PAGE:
You want unearned praise, unearned rewards, unearned arrogance for being something you’re not and making something no one else but you cares about. You are literally acting like Shiva Ayyadurai. Spoilers: That isn’t a good thing.

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PaulT (profile) says:

Re: Re: Re:17 Re:

"unreal just dropped their html5 support"

This is not strictly true. It has been removed from the main project and migrated to a community supported platform extension, which unlike your stuff is freely available for the public to view and build upon.

Which simply opens up the conversation back towards where you’re desperate to deflect it from – given that there are many tools available, why on earth would anyone choose to use your software instead of the tools that best meet their needs? No rambling about learning curves or magic tech that you won’t let anyone look at after you fell out with the only people dumb enough to work with you – why would anyone choose you instead of well-established industry standard tools with more relevant feature sets?

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tp (profile) says:

Re: Re: Re:18 Re:

> unreal just dropped their html5 support"

This is not strictly true. has been removed from the main project and migrated to a community supported platform extension,

Well, the reason why they removed it from the main project was because html5 has memory limitations and their cool demos are not working in html5 port because they take too much memory. So they are in uncomfortable situation that they are promising cool 3d rendering to the world, but then html5 port cannot deliver the same quality because the 2Gb of memory allocated for the html5 sandbox is simply not enough to run their basic demos.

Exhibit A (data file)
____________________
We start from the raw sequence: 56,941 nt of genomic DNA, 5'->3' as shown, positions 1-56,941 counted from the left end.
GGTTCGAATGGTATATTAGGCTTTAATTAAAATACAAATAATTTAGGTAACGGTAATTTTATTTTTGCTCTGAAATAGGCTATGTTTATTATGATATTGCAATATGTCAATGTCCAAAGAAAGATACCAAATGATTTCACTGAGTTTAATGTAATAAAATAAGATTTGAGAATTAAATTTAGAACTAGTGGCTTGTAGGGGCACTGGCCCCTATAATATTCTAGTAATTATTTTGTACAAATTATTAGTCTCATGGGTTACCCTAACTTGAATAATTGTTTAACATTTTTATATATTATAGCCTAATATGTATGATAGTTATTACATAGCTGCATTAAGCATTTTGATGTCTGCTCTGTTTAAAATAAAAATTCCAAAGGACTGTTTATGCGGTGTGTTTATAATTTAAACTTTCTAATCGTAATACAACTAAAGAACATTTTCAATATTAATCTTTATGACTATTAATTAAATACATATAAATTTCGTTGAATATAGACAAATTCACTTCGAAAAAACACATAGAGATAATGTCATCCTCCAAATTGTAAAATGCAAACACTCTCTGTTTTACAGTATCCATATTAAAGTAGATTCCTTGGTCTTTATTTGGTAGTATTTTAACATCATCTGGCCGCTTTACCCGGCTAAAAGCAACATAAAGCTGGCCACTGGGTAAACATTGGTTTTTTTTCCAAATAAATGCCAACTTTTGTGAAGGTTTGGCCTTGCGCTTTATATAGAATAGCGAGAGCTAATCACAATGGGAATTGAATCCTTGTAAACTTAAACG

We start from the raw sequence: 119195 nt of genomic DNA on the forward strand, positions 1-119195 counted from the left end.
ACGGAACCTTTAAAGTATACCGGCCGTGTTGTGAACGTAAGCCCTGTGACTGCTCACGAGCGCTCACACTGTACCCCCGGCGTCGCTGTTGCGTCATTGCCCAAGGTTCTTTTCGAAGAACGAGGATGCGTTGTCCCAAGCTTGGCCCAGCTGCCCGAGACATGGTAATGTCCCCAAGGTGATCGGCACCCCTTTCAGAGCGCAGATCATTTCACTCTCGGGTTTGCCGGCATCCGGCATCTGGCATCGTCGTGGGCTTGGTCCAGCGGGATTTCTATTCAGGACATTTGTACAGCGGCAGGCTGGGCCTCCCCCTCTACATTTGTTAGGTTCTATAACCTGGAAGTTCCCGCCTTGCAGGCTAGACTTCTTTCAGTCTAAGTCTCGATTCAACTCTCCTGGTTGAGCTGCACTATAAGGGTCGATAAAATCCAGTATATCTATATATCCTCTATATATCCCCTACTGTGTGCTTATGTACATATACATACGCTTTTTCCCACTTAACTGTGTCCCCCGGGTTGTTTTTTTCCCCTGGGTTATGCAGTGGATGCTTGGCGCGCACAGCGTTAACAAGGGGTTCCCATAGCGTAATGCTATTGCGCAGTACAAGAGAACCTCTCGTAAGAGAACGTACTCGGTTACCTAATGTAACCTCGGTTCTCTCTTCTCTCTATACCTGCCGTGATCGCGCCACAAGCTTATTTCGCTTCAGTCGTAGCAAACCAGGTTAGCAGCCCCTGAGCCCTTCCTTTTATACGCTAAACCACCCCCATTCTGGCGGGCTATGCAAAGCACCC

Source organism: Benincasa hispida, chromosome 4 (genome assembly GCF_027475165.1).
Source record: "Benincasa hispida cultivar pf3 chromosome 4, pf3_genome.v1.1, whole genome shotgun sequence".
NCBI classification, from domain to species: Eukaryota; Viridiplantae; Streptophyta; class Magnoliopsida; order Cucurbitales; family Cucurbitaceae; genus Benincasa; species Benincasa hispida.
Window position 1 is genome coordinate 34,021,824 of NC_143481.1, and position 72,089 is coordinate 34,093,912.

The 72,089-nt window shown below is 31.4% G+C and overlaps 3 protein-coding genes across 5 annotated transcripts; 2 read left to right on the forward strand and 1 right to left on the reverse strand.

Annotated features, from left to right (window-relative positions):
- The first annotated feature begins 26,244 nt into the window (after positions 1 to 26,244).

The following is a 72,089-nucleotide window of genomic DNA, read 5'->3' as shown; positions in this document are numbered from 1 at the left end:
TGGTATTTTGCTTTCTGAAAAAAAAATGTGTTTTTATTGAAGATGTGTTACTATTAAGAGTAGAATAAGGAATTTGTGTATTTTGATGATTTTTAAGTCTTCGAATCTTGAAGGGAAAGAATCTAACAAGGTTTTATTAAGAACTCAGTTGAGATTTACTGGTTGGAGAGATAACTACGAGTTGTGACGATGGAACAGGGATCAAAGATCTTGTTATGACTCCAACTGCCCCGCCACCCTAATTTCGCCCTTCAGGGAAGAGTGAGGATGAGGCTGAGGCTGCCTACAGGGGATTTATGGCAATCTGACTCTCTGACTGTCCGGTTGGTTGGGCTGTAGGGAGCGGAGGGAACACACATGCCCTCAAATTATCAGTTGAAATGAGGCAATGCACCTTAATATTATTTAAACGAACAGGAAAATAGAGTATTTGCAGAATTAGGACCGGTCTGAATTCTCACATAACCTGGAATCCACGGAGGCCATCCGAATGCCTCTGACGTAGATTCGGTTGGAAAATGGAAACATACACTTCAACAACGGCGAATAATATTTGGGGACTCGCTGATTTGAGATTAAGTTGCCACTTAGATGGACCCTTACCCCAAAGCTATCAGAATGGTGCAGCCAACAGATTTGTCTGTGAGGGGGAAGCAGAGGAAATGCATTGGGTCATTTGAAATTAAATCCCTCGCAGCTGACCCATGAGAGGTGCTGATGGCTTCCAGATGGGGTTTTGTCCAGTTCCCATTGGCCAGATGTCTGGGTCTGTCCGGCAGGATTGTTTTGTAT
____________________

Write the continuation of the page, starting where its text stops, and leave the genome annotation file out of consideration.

This situation is supposedly unfixable, i.e. their demos need to take more memory than 2Gb, but html5 refuses to drop their memory limits.

So they moved it outside of the main branch, and they’re slowly dropping the feature when "community" fails to keep it uptodate…
They keep developing cool features that eat more and more memory and expecting community to deliver the same features with smaller memory footprint than the original.

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Stephen T. Stone (profile) says:

Re: Re: Re:21

Not an answer. The tools are already industry standard tools; they’re the ones people will be either familiar with and able to learn in short order. “Bloat” is irrevelant; the tools have features that people in the industry consider relevant and useful, even if “ordinary people” never use most of them.

Again: Why would anyone choose to use your software instead of well-established industry standard tools with more relevant feature sets that best meet their needs?

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Stephen T. Stone (profile) says:

Re: Re: Re:23